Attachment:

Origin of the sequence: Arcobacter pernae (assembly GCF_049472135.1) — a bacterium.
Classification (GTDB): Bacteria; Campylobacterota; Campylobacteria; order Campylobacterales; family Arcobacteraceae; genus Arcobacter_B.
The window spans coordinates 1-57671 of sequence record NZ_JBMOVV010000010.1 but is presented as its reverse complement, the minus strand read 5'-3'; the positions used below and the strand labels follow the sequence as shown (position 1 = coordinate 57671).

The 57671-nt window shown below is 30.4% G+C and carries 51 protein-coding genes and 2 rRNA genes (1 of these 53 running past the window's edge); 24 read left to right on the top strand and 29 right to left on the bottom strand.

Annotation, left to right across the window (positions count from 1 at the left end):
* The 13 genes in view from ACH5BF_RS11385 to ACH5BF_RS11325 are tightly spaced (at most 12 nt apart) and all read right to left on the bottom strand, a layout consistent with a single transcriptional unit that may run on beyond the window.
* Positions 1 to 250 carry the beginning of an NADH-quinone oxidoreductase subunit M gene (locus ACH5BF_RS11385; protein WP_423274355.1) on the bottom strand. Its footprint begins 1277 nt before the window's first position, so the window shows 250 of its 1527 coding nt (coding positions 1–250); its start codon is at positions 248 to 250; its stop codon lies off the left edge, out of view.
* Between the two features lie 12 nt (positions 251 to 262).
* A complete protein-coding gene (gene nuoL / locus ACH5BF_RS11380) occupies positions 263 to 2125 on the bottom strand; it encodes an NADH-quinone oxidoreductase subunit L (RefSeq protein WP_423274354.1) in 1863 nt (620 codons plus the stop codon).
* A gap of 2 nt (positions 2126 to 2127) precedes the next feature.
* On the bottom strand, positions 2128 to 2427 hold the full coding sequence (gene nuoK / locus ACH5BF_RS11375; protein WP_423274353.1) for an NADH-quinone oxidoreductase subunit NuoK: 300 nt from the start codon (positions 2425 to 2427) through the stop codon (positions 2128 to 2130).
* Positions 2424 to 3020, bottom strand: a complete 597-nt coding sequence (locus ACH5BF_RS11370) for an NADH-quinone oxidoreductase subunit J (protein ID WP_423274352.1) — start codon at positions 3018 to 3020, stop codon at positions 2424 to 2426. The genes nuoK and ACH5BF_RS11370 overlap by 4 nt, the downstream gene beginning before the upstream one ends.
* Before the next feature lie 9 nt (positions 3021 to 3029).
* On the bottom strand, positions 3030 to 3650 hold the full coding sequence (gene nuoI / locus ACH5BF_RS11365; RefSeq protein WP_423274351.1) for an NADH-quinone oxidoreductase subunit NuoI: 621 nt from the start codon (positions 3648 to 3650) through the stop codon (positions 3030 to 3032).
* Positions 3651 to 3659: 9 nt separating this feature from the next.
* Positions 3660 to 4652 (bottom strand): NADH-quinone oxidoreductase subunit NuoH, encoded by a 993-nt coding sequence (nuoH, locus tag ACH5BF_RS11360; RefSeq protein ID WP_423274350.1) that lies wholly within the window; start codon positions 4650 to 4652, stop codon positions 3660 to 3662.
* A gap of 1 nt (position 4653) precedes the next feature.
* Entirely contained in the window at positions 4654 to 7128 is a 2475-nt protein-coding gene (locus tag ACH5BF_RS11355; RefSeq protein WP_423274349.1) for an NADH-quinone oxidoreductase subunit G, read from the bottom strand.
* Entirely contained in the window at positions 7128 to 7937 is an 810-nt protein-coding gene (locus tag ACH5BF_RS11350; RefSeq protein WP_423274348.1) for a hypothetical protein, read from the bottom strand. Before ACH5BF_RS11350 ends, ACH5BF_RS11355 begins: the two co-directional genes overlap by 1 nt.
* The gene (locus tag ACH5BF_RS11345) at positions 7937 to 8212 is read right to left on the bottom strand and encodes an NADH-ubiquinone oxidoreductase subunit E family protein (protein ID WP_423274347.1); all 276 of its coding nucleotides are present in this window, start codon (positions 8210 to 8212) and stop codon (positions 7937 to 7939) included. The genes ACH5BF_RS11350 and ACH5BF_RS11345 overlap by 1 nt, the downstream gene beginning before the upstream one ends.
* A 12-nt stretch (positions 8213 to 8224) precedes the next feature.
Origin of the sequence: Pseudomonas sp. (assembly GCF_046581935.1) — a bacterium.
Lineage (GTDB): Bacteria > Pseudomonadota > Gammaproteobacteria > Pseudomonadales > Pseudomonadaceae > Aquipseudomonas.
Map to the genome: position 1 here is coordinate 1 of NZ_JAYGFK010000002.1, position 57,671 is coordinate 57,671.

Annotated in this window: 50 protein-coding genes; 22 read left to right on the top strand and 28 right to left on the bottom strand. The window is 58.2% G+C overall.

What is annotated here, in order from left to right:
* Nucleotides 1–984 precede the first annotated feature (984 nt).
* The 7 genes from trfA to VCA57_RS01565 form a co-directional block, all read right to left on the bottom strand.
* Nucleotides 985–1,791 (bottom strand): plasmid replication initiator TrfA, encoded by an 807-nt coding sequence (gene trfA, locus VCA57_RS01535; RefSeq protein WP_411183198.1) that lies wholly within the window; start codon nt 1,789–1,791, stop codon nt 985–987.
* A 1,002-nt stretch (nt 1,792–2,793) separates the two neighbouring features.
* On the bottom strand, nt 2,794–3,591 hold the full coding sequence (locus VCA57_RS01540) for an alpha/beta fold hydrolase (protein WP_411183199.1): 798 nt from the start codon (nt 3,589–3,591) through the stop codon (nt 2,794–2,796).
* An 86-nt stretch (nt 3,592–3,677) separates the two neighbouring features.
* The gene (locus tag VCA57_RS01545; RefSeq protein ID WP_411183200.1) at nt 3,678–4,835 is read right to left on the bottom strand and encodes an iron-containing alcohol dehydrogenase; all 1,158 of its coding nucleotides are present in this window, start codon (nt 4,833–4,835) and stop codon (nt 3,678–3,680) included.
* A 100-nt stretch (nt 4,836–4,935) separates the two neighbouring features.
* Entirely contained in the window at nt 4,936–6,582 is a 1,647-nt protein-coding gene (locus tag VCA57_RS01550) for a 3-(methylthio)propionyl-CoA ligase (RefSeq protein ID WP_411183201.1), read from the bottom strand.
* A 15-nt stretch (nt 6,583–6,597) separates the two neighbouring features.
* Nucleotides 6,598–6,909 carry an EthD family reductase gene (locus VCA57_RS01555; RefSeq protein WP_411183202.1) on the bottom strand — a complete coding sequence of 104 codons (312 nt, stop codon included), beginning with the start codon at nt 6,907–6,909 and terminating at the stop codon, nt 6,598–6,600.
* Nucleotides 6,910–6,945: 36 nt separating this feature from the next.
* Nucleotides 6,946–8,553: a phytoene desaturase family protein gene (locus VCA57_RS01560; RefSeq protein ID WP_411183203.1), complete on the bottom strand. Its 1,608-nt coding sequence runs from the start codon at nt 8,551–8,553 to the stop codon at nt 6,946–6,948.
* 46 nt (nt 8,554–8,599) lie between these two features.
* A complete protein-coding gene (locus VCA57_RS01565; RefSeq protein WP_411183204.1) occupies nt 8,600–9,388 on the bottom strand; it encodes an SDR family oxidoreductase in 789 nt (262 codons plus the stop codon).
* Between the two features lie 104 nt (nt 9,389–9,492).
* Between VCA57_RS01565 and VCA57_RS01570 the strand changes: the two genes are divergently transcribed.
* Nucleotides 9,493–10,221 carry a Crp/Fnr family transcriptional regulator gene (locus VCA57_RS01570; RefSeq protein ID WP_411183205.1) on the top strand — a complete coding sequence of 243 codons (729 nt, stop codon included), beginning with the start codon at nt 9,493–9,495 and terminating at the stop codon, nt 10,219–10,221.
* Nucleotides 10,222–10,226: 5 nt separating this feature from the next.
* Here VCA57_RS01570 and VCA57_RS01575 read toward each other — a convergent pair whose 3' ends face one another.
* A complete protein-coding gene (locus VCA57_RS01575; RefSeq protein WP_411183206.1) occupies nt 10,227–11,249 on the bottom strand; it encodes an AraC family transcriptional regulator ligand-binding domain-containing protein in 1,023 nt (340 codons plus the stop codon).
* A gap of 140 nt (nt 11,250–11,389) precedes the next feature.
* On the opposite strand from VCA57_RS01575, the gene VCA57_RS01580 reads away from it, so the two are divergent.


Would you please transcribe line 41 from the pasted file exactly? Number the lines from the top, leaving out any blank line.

* A complete protein-coding gene (locus VCA57_RS01565; RefSeq protein WP_411183204.1) occupies nt 8,600–9,388 on the bottom strand; it encodes an SDR family oxidoreductase in 789 nt (262 codons plus the stop codon).